Wednesday 22 January 2014

How big is big enough?

In its editorial reaction to the report of the Williams Commission, yesterday’s Western Mail told us sternly that “post code lotteries are intolerable within a country of only three million”.  It’s one of those things that “everybody knows” to be true, but it begs two questions.
The first is this: what is the difference between a ‘post code lottery’ on the one hand and differing service levels based on local democratic choice on the other?  The answer, in essence, is that there is no difference; it all depends on perspective.  Centralists instinctively demand complete standardisation and conformity whereas decentralists accept that differing levels and quality of service are an inevitable concomitant – from those two viewpoints they merely describe the same phenomenon in different words.
The second question is this: if three million is too small to allow differing service levels, how many is enough?  It is implicit in any statement saying that ‘n’ is too small that there is a larger number which is not too small; in this case, what the paper calls ‘post code lotteries’ are apparently acceptable if only the population is large enough.  Why?
Hidden behind this is the way in which supporters of devolution – whom I had long thought to be instinctive decentralists – turn out to be centralists in practice in a Welsh context.  Strangely, I’ve heard some argue that they are in favour both of rigid central standards and powerful local government.  I can only conclude that they’re either confused or dishonest, because, for any given service, we really can’t have both.
Somehow, since the advent of devolution from London to Cardiff, an idea seems to have caught on amongst the politicians and media that there is no need or justification for any differences within Wales, whereas differences between Wales and England are perfectly acceptable.  It’s a valid vision for Wales, but it isn’t the one which many espoused before the Assembly was established.  And it isn’t one which ever drove me.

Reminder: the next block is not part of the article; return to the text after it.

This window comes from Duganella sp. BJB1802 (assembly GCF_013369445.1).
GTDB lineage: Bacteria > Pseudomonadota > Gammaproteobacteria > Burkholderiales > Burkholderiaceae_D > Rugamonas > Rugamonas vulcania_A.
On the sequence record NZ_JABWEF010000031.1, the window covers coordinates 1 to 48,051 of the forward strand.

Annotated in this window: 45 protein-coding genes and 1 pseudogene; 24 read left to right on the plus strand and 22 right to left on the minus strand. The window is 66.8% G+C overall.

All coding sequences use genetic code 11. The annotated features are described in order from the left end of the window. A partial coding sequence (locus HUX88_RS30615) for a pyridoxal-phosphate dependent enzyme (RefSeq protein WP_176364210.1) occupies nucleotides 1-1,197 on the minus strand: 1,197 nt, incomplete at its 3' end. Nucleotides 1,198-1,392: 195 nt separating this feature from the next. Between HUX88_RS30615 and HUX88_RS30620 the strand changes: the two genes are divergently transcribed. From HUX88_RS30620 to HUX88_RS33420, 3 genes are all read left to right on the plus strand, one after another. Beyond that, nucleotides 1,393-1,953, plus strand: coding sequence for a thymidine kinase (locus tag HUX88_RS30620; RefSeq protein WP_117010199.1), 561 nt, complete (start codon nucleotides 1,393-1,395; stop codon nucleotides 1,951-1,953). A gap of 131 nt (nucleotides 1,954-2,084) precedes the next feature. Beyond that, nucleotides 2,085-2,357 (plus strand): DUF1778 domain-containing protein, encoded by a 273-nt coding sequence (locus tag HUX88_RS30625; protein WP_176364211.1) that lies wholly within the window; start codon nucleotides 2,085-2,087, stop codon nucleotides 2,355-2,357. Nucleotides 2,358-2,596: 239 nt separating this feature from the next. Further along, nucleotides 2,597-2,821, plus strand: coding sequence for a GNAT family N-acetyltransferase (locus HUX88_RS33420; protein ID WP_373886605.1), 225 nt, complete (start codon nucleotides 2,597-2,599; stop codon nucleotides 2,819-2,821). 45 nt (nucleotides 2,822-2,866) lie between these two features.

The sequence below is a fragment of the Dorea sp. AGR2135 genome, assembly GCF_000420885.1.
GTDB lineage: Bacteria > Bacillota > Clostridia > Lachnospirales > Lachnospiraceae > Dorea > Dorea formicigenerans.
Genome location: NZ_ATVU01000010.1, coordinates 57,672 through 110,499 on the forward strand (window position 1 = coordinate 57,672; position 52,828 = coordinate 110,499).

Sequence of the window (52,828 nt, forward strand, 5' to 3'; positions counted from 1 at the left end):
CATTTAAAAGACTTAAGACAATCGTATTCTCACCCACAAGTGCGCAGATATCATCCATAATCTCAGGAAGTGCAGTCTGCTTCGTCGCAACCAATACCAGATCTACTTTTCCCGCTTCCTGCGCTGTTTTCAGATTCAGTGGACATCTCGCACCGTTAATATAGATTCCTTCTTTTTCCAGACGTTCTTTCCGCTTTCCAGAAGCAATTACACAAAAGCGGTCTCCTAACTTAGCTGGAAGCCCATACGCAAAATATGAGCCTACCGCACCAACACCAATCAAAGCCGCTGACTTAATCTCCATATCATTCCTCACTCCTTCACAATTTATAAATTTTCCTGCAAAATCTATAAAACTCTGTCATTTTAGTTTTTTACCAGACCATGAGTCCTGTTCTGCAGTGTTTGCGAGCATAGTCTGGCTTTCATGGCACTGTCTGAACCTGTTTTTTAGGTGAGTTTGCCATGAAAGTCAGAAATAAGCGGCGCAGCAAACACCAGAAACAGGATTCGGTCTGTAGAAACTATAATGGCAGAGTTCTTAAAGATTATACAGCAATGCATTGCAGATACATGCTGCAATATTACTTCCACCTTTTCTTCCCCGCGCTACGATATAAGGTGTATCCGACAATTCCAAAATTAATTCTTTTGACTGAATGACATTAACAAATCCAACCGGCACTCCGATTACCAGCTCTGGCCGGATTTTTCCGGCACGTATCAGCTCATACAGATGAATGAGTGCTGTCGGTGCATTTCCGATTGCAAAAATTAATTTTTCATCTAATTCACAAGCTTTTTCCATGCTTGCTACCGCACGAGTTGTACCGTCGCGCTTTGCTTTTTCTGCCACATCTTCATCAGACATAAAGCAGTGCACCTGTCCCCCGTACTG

1 comment:

Emlyn Uwch Cych said...

Spot on, John. I cringe whenever I hear complaints about people suffering due to "postcode lotteries". As far as I know, people's postcodes aren't put into a tombola, to be drawn out at random; the winning postcode gets the desired public service!

No, local administrations make decisions about services based on local needs and resources. Simples. "Postcode" is used as a cipher for address: a code which helps us work out where you live.

But by abstracting the places where people live to "postcodes" and democratic decisions to "lotteries", campaigners somehow make a case for unfair treatment. It's not the postcode, stupid. It's the decisions made by the people charged to make them for the place where you live based on YOUR local needs and resources.

I choose to live in a rural area. If the emergency response paramedic and ambulance can't get to me within 8 minutes, it isn't because of a "postcode lottery", it's because the Wales Ambulance Trust can't afford to place fully-staffed 24/7 ambulance stations (with surplus capacity for peak periods of demand) within 8 minutes of the entire population. Same goes for schools and hospitals and libraries, and yes, if the pot is too small to fulfill every demand, same goes for what medicines I can expect if I'm sick, or how long I have to wait to see a clinician.

So, there's no lottery (a game of chance), and there's certainly no link to a postcode.